Other than that, though, my results with this camera have been pretty darn good. No matter which lens I use, the pictures are nice and sharp with perfect focus. Overall I’m very pleased with the camera and can find little to complain about.
But I can’t really find anything to love, either.
For me, part of the pleasure of film photography is operating the gear, and the N8008 drains a lot of that fun away. I don’t mean to pick on the Nikon; I feel the same way about most autofocus SLRs. Even when I run the N8008 in fully manual mode (and really, what’s the point?), I don’t get the same satisfaction as I do with an older mechanical camera. The sound and the tactile feel just aren’t there.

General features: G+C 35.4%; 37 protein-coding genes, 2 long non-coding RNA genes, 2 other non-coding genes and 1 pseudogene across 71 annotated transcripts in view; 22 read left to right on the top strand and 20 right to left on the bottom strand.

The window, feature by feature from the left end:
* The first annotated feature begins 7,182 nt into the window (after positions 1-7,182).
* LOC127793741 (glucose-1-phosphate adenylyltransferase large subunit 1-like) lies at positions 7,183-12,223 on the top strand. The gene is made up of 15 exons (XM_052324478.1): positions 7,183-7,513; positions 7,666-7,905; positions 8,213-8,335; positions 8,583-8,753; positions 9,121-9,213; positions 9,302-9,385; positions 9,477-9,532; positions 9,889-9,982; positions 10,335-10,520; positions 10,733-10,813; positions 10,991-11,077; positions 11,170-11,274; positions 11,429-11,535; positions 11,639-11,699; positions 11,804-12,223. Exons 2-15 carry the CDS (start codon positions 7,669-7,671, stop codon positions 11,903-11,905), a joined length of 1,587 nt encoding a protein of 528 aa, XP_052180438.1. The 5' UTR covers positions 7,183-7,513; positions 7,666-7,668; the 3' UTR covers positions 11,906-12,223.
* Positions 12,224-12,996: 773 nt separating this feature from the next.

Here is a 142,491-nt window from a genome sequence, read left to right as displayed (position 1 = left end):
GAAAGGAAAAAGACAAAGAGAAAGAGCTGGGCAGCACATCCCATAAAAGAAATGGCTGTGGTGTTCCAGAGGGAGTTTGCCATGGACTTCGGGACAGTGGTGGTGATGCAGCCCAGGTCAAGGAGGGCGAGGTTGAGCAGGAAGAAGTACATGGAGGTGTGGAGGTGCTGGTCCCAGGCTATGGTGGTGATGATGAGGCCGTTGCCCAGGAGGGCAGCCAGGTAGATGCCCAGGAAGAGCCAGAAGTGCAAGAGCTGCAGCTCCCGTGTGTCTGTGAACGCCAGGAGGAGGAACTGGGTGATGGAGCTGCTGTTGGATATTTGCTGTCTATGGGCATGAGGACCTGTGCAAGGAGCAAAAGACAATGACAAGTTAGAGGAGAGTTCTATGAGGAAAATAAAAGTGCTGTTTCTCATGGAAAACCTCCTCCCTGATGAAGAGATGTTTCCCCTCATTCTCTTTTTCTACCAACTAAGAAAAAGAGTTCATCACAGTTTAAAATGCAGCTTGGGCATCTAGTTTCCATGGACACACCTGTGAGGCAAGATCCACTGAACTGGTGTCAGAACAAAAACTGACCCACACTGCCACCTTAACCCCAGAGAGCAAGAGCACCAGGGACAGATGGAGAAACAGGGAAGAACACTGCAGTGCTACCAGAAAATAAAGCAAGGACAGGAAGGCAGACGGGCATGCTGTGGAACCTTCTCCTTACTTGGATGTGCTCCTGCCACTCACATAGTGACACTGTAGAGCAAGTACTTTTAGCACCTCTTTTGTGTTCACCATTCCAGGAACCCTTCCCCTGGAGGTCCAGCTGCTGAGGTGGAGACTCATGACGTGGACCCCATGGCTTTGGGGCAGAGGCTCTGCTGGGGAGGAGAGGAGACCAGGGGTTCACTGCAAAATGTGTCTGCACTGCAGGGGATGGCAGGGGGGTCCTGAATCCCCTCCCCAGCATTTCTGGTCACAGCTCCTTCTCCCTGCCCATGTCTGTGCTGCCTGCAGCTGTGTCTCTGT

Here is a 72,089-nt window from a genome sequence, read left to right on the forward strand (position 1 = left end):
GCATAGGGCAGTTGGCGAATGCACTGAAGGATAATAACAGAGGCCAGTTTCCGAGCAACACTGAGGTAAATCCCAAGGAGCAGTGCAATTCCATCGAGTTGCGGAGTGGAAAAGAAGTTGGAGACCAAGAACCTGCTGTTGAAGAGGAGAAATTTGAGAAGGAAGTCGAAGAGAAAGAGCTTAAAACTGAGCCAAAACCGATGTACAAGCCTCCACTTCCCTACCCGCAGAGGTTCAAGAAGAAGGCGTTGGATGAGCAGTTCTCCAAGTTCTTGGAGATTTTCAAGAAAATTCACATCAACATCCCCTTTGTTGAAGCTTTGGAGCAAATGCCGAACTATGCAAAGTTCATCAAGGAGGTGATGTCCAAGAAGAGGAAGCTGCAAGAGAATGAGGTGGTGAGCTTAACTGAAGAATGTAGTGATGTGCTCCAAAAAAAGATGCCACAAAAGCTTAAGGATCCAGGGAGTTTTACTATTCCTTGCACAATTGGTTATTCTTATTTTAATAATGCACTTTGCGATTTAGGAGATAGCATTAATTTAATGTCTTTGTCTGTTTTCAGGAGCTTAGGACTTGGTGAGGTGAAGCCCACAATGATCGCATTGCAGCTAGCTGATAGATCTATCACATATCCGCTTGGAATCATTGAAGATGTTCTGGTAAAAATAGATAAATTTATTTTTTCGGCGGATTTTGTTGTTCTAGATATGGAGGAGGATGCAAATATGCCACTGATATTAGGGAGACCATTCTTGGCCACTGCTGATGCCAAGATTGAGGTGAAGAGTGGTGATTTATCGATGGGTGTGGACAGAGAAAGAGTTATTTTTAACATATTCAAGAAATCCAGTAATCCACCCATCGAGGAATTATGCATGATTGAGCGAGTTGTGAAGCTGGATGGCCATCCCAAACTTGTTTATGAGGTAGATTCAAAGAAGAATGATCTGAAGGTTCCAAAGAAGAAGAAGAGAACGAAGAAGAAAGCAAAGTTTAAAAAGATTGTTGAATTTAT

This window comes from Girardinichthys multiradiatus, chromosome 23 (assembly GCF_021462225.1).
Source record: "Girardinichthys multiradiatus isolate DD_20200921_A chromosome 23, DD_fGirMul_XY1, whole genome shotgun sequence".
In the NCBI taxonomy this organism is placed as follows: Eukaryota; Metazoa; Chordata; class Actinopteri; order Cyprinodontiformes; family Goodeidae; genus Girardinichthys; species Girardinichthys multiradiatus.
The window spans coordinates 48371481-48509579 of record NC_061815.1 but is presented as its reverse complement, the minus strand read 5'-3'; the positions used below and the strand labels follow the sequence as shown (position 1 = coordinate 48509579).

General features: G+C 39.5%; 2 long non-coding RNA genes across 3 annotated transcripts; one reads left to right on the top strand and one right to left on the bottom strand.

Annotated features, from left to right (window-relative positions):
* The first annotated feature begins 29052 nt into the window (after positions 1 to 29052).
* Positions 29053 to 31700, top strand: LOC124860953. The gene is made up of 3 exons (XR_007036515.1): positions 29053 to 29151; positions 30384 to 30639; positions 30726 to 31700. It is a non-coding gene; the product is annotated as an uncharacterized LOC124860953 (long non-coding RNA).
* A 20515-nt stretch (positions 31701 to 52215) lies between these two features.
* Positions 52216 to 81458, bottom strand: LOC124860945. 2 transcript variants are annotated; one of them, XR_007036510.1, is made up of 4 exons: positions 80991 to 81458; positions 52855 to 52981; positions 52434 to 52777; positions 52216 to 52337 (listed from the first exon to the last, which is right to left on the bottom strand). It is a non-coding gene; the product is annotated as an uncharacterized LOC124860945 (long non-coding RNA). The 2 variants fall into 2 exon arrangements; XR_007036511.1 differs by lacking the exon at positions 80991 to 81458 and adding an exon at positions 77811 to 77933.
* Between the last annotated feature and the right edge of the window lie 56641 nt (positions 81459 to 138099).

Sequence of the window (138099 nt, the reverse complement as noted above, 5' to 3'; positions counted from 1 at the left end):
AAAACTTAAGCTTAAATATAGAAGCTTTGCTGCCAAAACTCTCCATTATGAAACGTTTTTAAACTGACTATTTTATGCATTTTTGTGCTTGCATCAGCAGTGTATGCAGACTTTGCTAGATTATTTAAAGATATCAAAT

Sure, it takes great pictures and will usually save me from my own mistakes – but I don’t necessarily want to be saved from my own mistakes. I want to learn from my errors and improve. With the N8008, I press the button and I know with 95% certainty the picture will be technically perfect, and that’s just a little too close to digital photography for my liking. It’s not a bad thing; it’s just not my thing.
That said, you’re looking for a super-smart, do-it-all SLR, I think the N8008 is one of the best buys on today’s market. Advanced electronic 35mm SLRs are bargains, and the N8008 and its slightly-upgraded sibling, the N8008S (F-801S) of 1991, sit in a particularly sweet spot. There’s no nostalgia price-premium, as few folks who were students back in the film days could afford them. Furthermore, the cameras that replaced them – the N90 (F90), N90S (F90x) and F100 – all had notable improvements to the autofocus and metering mechanisms and compatibility with newer lenses.